Home About GSCS What's New Issues School Funding Coming Up
Quick Links
Meeting Schedule
NJ Legislature
Governor's Office
NJ Department of Education
State Board of Education
GSCS Testimonies
GSCS Data & Charts
Contact Us

Email: gscschools@gmail.com
Phone: 609-394-2828 (office)
             732-618-5755 (cell)

Mailing Address:
Garden State Coalition of Schools
Elisabeth Ginsburg, Executive Director
160 West State Street
Trenton, New Jersey 08608


4-4-14 Education in the News Today
Star Ledger - Education Commissioner defends budget, testing, teacher evals

NJ Spotlight - Legislative Spotlight Burns Hot and Bright on Aid Cuts, School Construction Delays...New education commissioner and head of development authority face tough questions about Christie administration’s policies and tactics

Star Ledger - NJ schools take the PARCC test for a test-drive

Star Ledger - Hundreds of students protest 'One Newark' plan during City Hall rally

Star Ledger - Education Commissioner defends budget, testing, teacher evals

By Peggy McGlone/The Star-Ledger The Star-Ledger
Email the author | Follow on Twitter
on April 03, 2014 at 5:18 PM, updated April 04, 2014 at 6:55 AM

TRENTON — Acting state Education Commissioner David Hespe defended the Christie administration’s almost $9 billion funding plan and his department’s handling of a new teacher evaluation system during a three-hour appearance before the Senate Budget Committee yesterday.

The hearing began with chairman Paul Sarlo (D-Bergen) challenging the claim that Christie’s proposed education budget, with its $37 million increase over last year, represents an historic high.

“I understand it’s part of the budget message and it’s great rhetoric, but it is also true that 462 districts are receiving less than they did in the 2010,” Sarlo said. “Do you feel the appropriation we’re making today is adequate?”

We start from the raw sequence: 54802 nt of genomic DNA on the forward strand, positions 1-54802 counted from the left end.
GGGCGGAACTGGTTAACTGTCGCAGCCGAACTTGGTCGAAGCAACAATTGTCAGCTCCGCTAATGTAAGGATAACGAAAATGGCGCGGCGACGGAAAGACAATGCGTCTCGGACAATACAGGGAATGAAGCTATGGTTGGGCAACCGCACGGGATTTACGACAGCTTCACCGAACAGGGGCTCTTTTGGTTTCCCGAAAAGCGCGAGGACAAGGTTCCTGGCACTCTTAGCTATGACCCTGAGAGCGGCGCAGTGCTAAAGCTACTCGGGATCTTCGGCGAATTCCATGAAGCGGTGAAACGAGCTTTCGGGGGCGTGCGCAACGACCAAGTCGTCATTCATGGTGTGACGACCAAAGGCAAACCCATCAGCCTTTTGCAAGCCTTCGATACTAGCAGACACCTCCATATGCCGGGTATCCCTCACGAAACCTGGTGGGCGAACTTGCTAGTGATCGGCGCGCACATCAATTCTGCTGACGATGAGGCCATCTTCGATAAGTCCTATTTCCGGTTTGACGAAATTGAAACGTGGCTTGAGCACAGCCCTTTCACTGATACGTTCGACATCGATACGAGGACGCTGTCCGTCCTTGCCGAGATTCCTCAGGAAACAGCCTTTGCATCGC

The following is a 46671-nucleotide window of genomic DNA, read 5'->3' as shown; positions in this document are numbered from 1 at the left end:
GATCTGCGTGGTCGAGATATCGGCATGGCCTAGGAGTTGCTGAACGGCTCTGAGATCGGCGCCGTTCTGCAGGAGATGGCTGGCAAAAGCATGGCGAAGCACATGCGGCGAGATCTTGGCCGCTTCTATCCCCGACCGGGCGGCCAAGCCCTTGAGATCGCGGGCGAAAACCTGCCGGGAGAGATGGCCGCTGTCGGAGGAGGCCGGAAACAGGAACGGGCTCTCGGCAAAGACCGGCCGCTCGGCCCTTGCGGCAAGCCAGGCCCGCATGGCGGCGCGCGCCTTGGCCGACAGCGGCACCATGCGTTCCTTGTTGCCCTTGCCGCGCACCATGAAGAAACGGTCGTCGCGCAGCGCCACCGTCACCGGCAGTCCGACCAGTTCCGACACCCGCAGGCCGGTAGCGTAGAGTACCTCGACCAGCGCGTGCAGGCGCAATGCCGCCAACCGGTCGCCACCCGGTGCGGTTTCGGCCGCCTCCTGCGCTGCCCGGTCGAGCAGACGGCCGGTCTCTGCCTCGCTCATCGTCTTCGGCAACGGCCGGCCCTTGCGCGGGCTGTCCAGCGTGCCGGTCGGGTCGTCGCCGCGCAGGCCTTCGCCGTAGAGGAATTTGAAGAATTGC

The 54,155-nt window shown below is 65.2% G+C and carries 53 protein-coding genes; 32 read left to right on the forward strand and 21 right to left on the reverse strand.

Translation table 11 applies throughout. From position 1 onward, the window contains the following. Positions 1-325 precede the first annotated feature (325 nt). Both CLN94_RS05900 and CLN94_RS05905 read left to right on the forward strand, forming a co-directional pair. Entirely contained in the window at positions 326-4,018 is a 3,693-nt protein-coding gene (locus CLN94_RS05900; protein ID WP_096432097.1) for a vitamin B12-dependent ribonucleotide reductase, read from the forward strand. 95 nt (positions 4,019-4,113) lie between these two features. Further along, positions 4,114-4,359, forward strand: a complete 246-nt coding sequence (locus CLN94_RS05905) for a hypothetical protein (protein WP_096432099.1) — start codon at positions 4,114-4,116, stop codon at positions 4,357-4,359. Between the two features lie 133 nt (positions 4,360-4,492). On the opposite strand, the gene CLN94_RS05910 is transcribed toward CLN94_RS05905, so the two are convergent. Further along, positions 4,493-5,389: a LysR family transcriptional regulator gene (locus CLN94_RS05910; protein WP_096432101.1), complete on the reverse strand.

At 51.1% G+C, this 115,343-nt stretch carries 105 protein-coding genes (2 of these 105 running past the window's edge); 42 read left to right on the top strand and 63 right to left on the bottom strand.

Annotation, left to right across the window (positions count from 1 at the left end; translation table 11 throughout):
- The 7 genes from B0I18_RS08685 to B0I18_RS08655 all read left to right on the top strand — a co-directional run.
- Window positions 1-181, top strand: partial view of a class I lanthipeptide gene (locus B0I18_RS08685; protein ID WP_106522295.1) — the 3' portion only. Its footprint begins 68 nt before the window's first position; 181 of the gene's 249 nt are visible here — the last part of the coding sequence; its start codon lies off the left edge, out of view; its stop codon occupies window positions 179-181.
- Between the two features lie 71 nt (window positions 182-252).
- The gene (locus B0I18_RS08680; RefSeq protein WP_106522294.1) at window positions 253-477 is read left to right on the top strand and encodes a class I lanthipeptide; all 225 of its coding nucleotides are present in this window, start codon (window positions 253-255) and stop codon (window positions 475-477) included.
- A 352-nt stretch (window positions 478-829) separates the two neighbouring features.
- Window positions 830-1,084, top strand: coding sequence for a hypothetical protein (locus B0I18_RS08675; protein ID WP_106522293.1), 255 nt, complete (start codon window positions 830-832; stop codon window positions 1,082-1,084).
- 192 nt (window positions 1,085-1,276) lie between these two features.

“Yes, absolutely,” said Hespe, who returned to Trenton last month to run the Department of Education, a position he held from 1999-2001 under Gov. Christie Whitman.

Sarlo pressed Hespe about the administration’s failure to follow the 2008 School Funding Reform Act formulas and asked what amount would be needed to cover those formulas. He also referred to a lawsuit filed last week by the Education Law Center asking the Supreme Court to require the state to calculate the aid as called for by the law. The ELC maintains the state has underfunded these programs by more than $5 billion over the last few years.

Sen. Nellie Pou (D-Passaic) questioned the rationale behind the current funding plan, which increases state aid by $20 per student over this year.

“Picking $20 per student ... out of thin air doesn’t seem to make any sense,” she said. “It’s troubling. I don’t understand how the decision was made to increase it by that amount without having any data.”

Other lawmakers asked Hespe about the changes to annual student testing and the teacher evaluations that are at the heart of the new tenure reform law. Sen. Teresa Ruiz (D-Essex) wondered about the readiness of districts to administer the PARCC assessments, the computer-based annual tests that will replace the NJASK and HSPA tests next spring.

About 29 percent of the districts are not ready to handle the computerized tests. Hespe said, adding that state officials are working with them. More than half of the state’s districts are putting the new assessment, known as PARCC, through a test run.